Five Wildcats Prowl the Linc
Lincoln Financial Field, home to the Philadelphia Eagles, had a few unwanted visitors last night. No, the New York Giants did not make an unscheduled appearance. Five undergrads from Villanova University broke in and stole a seat: Section 108, Row 30, Seat 1, to be exact.
While working their mischief about 3 a.m., they were noticed on
surveillance cameras by stadium security, who called police and tried
to apprehend the intruders, according to Lt. David Bellamy of South
Although the young men ran, guards nabbed one and police four more, while several others apparently escaped, Bellamy said.
Their intentions were not clear, but some commenters on the Philly.com article speculated that it could have been part of a fraternity prank.
This stadium break-in problem is not isolated in Philly. In the past, Beaver Stadium has been the site of many a break-in attempt. One time in particular occurred on October 15th, 1994, following a huge away football win over Michigan.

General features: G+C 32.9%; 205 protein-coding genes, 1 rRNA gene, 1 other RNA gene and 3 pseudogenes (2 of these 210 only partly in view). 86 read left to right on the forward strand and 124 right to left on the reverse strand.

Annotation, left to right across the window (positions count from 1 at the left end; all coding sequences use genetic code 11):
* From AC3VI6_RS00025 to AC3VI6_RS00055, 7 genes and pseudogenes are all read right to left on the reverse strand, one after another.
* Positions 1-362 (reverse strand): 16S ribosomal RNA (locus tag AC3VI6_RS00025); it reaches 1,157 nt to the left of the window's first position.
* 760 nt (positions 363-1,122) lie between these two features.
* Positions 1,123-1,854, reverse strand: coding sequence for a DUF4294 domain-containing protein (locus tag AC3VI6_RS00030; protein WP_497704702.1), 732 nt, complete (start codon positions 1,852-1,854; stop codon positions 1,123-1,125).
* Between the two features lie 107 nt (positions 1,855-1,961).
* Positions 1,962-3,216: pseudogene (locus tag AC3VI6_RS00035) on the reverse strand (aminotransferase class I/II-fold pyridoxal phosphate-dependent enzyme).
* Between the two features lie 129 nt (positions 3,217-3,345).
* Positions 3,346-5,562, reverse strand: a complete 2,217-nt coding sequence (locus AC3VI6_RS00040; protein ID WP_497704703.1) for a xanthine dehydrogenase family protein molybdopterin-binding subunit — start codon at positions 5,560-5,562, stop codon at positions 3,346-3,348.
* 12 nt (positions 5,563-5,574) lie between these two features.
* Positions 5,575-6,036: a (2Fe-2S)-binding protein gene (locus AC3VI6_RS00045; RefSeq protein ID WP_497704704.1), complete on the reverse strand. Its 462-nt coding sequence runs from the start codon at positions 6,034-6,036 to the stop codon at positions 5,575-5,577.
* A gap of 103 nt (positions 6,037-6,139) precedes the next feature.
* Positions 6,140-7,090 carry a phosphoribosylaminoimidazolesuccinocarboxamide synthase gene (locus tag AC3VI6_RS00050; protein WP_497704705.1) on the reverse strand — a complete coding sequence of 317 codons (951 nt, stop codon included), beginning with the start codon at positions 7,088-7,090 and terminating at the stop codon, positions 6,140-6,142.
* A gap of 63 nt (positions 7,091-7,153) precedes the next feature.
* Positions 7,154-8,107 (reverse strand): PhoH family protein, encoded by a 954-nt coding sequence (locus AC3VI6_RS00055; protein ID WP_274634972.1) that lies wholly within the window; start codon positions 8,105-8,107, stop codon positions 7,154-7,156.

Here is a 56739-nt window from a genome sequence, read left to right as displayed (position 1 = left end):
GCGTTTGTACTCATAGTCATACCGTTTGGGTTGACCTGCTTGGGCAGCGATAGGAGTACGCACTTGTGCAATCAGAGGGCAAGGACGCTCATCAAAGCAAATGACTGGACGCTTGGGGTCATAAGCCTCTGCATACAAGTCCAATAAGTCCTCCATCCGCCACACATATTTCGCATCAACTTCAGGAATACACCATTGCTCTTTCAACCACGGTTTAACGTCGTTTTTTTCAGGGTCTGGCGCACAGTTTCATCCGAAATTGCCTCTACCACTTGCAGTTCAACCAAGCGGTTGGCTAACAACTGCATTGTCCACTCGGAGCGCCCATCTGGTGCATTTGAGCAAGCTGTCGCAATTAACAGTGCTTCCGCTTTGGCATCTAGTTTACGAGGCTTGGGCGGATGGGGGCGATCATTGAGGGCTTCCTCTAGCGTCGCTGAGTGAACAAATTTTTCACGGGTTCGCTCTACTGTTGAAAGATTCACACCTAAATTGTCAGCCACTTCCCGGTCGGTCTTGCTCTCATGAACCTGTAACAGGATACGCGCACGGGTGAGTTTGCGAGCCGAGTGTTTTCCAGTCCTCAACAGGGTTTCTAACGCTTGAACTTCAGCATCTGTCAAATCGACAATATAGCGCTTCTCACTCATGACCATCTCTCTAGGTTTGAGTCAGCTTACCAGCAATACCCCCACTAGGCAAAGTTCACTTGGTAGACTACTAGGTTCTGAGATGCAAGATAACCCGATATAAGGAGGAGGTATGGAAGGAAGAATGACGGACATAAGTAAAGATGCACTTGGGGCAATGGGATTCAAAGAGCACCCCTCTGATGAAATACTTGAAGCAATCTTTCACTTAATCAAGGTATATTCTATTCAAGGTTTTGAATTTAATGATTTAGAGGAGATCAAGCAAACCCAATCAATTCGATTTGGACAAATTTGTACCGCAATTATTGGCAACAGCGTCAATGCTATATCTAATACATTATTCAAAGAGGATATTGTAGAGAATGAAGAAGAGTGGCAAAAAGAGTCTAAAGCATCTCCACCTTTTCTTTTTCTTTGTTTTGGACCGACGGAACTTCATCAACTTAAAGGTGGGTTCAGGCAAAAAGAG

The final gun for the Penn State-Michigan game became a starter’s
pistol for the race of thousands of people to converge upon the
hometown mecca of college football — Beaver Stadium.
“As soon as the last second ticked off, everyone started running in the
streets,” said Steve Tuteur (sophomore-business). “It’s probably the
greatest thing I’ve ever seen up here. They stopped traffic, and
everyone just started screaming, ‘Goal post! Goal post!’ ”
In an attempt to divert fans from scaling the stadium fences, the
University donated two goal posts, which were placed outside the
stadium at the south end. But those decoys did not fool the crazed fans
who wanted to bring down the real thing, celebrating Penn State’s 31-24
Hundreds of students broke into the stadium and attempted to take the goalposts down. They failed, and instead settled for pieces of turf from the field and Mace in their eyes. Interestingly enough, only 18 people were charged in the incident.
As a result of this event and others after it, Beaver Stadium is now notoriously well protected from trespassers. Maybe the Linc should take a page out of their book.